If you've too little money on hand to obtain free checking by merging accounts, then forgoing an interest-bearing checking account may be your best move.

Motley Fool contributor Rich Smith has no position in any stocks mentioned. The Motley Fool has no position in any of the stocks mentioned.

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43 Comments

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nkowalak

Been with the same bank for almost 50 years! We have moved, but always had every thing free from the bank so stayed there for checking. People should not have to have charges, the banks are rich, thanks to us, and previous comments are right on--there sure aren't interest being paid on accounts now.

November 18 2013 at 8:08 PM Report abuse rate up rate down Reply
liontwin33

Have had free checking from Bank of America since the late 80's. Even have a separate internet only debit account for free. If we ever have to pay a penny, we wil be switching to our credit union. We clearly stated that to them, and they backed off from charging us anything.

November 18 2013 at 11:46 AM Report abuse rate up rate down Reply
merstockgto

Many banks will waive a fee if you have automatic deposits into your acct. I have not paid to have a checking account for several years. Being a senior citizen now I have a free account as we have automatic deposits each month and do not need to keep a minimum or maximum balance. We also get free checks once a year. We never use ATM's. We hardly ever need cash. We just use the debit card or credit card and pay the full balance each month.

November 18 2013 at 1:23 AM Report abuse rate up rate down Reply
jrexmarda

I still have free checking from my bank. I live in PA.

November 17 2013 at 9:14 PM Report abuse +1 rate up rate down Reply
Karr Ash

Credit unions folks! Have been a member 47 years. Free checking, free overdraft....loans in a minute, they know me and all of my financial matters. Love the,. Banks hate them and want to deny their non profit status as they cannot competent with them. Credit unions do not screw me or the public over like the banks have done. Credit unions have not taken the public for a ride on tax dollars. Support credit unions....drop your bank!

November 17 2013 at 8:41 PM Report abuse +2 rate up rate down Reply
1 reply to Karr Ash's comment
liontwin33

Been a member of the same credit union for 50 years now. If it wasn't for my wife's insistance, I would have switched to them from that damn BofA (one of the causes of our financial meltdown) a long time ago. We don't pay a penny for our 2 accounts with them, just like our credit union. If they ever attempt to charge us, we WILL switch. We differ in opinion probably because I was union my whole life, and my wife not.

November 18 2013 at 11:51 AM Report abuse rate up rate down Reply
harborlights

Why anyone, rich or poor, would use a bank rather then a credit union is beyond me. Nearly every community has them, and the membership rules have been relaxed in the last few years so that essentially anyone who lives in the community can join a local credit union.
Local credit unions usually offer free checking and zero ATM fees at paricipating ATM's. In fact, my own credit union pays ME a nickel for each time I use my debit card as a credit card. And although the interest on the accounts is just as bad as everywhere else, credit unions tend to have easier loan terms than banks. Add to this the fact that they are local to you community and you have a win-win situation all-around.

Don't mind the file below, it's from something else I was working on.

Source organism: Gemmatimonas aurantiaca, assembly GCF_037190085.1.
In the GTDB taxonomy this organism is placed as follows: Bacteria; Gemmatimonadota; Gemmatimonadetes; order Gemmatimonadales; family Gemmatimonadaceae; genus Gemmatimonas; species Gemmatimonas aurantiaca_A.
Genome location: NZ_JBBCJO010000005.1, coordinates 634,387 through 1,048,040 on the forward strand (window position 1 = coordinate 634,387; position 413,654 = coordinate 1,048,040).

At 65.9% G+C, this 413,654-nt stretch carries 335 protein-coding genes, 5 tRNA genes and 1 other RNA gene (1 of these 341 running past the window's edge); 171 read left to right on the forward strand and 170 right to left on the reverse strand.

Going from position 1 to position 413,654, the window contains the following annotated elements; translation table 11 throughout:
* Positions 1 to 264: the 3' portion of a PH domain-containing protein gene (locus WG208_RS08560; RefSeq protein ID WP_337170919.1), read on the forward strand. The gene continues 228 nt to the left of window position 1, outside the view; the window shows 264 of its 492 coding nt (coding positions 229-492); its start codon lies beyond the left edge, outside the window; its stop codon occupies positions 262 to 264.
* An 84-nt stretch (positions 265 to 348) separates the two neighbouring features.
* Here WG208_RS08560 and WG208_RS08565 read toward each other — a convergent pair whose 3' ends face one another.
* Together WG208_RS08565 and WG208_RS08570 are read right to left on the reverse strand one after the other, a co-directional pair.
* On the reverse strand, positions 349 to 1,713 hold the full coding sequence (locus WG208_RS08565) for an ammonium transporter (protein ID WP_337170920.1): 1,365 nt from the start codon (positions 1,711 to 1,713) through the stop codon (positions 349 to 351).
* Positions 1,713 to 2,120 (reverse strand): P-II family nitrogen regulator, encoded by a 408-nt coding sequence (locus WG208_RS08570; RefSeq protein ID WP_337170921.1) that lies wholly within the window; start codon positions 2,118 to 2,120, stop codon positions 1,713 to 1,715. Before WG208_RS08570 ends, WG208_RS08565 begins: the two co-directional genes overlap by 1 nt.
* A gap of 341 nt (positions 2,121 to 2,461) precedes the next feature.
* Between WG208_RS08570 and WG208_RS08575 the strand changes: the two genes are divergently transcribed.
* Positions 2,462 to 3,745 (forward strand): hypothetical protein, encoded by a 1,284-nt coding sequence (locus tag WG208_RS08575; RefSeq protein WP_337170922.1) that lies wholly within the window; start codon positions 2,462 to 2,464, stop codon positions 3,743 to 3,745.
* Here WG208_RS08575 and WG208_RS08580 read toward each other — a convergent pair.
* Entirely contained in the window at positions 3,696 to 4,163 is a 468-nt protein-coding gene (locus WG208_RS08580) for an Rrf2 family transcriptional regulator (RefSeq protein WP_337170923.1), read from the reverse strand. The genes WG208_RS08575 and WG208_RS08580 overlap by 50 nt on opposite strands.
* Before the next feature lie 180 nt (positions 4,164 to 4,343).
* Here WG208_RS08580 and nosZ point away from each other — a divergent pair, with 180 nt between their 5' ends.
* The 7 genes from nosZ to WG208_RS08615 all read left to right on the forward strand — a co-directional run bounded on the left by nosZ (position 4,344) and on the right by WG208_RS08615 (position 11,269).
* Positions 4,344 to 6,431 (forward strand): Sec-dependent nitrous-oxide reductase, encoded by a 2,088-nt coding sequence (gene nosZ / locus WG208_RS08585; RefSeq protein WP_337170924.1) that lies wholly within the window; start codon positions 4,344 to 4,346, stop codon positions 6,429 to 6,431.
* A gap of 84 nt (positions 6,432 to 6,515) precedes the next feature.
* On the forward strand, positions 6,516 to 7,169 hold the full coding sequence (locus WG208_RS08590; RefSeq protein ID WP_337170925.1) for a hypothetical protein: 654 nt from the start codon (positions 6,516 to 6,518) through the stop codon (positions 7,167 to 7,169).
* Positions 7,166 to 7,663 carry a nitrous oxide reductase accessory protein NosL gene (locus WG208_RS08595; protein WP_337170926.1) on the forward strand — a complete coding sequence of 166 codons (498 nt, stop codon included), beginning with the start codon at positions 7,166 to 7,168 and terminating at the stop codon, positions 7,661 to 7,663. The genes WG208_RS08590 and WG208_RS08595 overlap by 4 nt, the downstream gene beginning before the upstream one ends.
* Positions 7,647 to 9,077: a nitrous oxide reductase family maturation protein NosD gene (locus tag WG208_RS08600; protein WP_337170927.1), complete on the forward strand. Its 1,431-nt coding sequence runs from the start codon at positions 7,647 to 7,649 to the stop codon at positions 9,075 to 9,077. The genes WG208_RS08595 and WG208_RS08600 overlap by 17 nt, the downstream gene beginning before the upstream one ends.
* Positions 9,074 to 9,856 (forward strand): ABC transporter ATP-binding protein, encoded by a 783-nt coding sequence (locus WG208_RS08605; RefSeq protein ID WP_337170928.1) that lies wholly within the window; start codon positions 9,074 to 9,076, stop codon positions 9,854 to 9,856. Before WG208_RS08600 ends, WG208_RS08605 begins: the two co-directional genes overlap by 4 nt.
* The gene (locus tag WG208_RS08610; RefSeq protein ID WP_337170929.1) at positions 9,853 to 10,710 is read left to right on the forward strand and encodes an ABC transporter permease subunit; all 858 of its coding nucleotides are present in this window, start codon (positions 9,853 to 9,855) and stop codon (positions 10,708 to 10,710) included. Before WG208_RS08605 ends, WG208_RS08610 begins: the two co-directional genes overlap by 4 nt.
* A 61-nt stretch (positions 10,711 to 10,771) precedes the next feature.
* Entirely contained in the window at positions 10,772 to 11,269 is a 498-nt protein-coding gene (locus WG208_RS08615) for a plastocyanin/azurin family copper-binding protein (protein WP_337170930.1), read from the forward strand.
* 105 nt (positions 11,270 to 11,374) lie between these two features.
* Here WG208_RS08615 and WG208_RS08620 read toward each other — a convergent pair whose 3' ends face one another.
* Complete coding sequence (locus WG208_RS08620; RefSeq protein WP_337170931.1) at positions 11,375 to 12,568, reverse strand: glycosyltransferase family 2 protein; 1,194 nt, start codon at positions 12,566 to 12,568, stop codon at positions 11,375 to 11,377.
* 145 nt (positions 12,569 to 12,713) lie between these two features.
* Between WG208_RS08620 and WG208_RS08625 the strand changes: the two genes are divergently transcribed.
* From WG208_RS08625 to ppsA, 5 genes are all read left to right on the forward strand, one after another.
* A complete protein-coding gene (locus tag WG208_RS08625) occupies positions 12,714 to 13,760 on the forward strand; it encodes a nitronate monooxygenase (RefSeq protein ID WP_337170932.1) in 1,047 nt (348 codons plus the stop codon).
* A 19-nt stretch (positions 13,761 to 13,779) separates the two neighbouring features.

November 17 2013 at 7:51 PM Report abuse +1 rate up rate down Reply
ranewbould

Poor banks they don't earn enough getting 20-30% interest rates on outstanding credit card balances. Poor babies....

November 17 2013 at 6:59 PM Report abuse +1 rate up rate down Reply
tastadr

Free checking is available at most credit unions, and you can skip the ATM fees by getting cash back when you shop for groceries. The average cost of using an ATM is $4+, both ends added. You can go to grocery store and get a pint of Ben and Jerry's ice cream for $4 and get cash back during the purchase. Or you can just not use cash, most places take debit cards now. But, anyone smart enough to read this article probably already knows this.

November 17 2013 at 3:57 PM Report abuse +1 rate up rate down Reply
backhoebozo

I was with bank of America for 30 years.Had a free business account if i used my debit card once a month---so i bought a coke and it was still free.so after all the time with them they decided to charge me 26 bucks a month unless i had at least 250 a month automatic withdrawl-I quit them and do you think they care? no way- but there are other banks ---they need me I dont need them

November 17 2013 at 11:10 AM Report abuse +3 rate up rate down Reply
2 replies to backhoebozo's comment
mac2jr

Bank of America is looking to move out of the U.S.A., and settle in India or China or somewhere else where they can screw over their customers without worrying about regulations, i.e., treating people right.

November 17 2013 at 1:35 PM Report abuse rate up rate down Reply
nan.pelosi

Absolutely correct. I was a pawn of Bank of America's for around 20 years. As soon as they started kicking up the fees, I dropped them quick and went to a credit union. The Credit Union actually knows who I am and they have not tried to cheat me like BOA~!

November 18 2013 at 11:08 AM Report abuse rate up rate down Reply
backhoebozo

boa sucks

November 17 2013 at 11:05 AM Report abuse rate up rate down Reply
1 reply to backhoebozo's comment
merstockgto

That is nothing new. They sucked 30 and 40 years ago and maybe before that.

November 18 2013 at 1:25 AM Report abuse rate up rate down Reply